It’s been a long while since I’ve posted a blog – basically since I returned to a burgled home in October. I posted the Roger Gillespie piece, but it had been written for a long time, and I shared it only because there’s nowhere for it to go. But I’m fond of it – not only as a piece of writing, but as a memory. It’s so real for me; but no one remembers Roger. I’ve asked around. I’m head injured, have PTSD from multiple and varied traumas, and spent too many years of my life dissociated from my experiences, so I sometimes wonder if anything I remembered was real. Try walking around with that kind of relationship with reality. Or, I don’t know…maybe you do, but for your own reasons. Reality is hard. Right? Still, I know this: Roger was real and the scene with the cigarette happened.
The urgency to synchronize my experiences with some kind of objective reality is, in fact, one of the primary reasons I write. Arguably, I could write in a journal and keep it to myself, which I did for a long time. I’ve been a writer for years, but focused on fiction through my 20s. Years ago, in college, I was given a nonfiction writing assignment involving memory. This was the first time I worked with my personal history in a creative way. The response was surprising. I got an A+ on my homework and my teacher called me aside to tell me to write more. To not stop there. That I had important things to say and that I should hone my craft and keep saying it. It would be quite a while more before I heeded this advice, but I never forgot it.
Important things to say. What does that even mean? I’m just some lady, right? Who the hell cares?
Turns out, people care.
Not only that, but it also turns out people find solace, connection, and sometimes hope in what I write. I discovered this slowly, through many different essays or even Facebook posts. And, similarly, I’ve discovered my own hope, comfort, and connection through other people’s personal narratives.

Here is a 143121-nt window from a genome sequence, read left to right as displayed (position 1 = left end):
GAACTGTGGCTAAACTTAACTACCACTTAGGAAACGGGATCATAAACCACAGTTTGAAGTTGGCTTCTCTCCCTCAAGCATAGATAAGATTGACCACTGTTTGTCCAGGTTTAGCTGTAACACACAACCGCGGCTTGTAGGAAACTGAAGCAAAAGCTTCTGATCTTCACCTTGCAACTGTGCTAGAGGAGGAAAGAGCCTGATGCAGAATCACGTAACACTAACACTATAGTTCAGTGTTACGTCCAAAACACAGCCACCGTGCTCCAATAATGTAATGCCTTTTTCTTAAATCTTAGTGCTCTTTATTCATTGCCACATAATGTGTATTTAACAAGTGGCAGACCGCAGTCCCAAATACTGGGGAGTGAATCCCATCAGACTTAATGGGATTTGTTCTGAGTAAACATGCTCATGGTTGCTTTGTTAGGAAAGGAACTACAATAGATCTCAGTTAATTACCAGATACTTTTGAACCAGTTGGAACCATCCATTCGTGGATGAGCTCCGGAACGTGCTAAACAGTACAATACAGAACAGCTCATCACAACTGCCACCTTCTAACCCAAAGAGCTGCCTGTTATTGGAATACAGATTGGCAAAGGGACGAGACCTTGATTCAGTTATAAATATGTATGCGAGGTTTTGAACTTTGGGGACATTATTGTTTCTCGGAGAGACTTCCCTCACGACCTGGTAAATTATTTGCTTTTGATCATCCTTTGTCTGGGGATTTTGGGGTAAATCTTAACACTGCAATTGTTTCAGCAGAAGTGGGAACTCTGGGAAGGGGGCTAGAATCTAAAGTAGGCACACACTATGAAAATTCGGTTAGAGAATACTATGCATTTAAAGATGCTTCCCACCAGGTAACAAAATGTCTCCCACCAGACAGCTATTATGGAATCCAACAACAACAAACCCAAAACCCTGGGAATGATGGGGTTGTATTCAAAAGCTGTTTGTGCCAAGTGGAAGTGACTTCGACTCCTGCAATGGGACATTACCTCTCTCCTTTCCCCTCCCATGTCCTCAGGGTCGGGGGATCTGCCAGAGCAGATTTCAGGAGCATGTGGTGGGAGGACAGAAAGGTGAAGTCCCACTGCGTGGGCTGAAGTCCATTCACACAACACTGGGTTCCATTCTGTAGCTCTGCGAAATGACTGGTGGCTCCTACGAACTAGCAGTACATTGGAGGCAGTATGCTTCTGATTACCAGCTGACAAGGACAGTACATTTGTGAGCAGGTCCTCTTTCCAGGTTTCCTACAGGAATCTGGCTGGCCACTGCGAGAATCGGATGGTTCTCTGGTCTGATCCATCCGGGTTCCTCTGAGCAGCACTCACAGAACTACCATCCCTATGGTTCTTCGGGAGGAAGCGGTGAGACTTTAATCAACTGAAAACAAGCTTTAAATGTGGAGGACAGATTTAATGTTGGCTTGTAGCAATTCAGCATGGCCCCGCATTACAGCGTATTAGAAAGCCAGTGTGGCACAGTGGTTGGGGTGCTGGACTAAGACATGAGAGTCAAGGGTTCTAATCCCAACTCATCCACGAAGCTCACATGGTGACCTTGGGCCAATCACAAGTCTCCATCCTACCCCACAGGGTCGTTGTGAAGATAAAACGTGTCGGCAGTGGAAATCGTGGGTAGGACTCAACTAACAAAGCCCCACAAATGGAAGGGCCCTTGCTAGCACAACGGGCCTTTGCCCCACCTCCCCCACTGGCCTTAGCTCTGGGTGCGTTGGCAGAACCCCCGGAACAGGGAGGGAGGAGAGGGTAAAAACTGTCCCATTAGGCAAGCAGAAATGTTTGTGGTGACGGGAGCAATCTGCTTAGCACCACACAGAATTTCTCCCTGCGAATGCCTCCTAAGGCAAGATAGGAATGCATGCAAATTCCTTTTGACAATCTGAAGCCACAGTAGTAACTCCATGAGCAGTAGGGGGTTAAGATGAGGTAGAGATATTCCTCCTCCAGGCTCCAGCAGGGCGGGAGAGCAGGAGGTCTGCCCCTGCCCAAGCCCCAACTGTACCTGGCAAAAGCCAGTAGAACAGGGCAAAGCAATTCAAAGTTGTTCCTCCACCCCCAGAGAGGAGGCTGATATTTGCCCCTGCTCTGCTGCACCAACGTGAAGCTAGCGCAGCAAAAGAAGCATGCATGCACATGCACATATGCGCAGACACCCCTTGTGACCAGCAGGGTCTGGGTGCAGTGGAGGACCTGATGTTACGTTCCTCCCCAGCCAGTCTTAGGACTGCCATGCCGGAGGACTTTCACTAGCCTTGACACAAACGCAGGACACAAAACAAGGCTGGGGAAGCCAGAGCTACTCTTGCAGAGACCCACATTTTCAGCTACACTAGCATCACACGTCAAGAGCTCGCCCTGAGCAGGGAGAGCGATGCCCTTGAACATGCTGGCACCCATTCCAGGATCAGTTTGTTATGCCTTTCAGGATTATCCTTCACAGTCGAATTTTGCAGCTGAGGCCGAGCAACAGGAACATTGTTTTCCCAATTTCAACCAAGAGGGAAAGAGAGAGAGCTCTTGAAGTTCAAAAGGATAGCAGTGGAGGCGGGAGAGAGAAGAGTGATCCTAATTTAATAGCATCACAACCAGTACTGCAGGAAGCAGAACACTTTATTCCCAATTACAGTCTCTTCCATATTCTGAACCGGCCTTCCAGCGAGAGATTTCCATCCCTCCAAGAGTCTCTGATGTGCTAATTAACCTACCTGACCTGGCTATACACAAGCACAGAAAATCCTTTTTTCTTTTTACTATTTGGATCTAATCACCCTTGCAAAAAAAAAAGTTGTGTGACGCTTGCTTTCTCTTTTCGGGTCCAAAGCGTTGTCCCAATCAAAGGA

My relationship to reality – which is to say, my relationship with myself – has changed immensely since I first discovered connection through narratives. It has emboldened me to move beyond writing and use my self-story to bond humans together in other ways. A primary example of this is the day, five years ago, when, in the depths of grief about struggles I was having as a single mom, I sent a listserv message to my children’s school that said:
Do you have an emotionally or developmentally a-typical child?
Do you ever hear of a class, event, workshop, or camp that would’ve supported your efforts to parent your child after the fact and feel frustrated that there’s not a one-stop-shop for access to this information?
Do you ever find yourself talking to a group of parents about parenting and find yourself unable to relate or feel unrelated to? Do you feel isolated?
Do you find yourself preemptively explaining your child’s behavior everywhere you go? Are you tired?
Well, you’re not alone!
I’m a parent of (beautiful, amazing, intelligent, hilarious, intense, and brilliant) behaviorally/neurologically a-typical 4th graders and I’m considering starting a support group. If you’d be amenable to this idea and it feels like something that would benefit you and your family, would you let me know?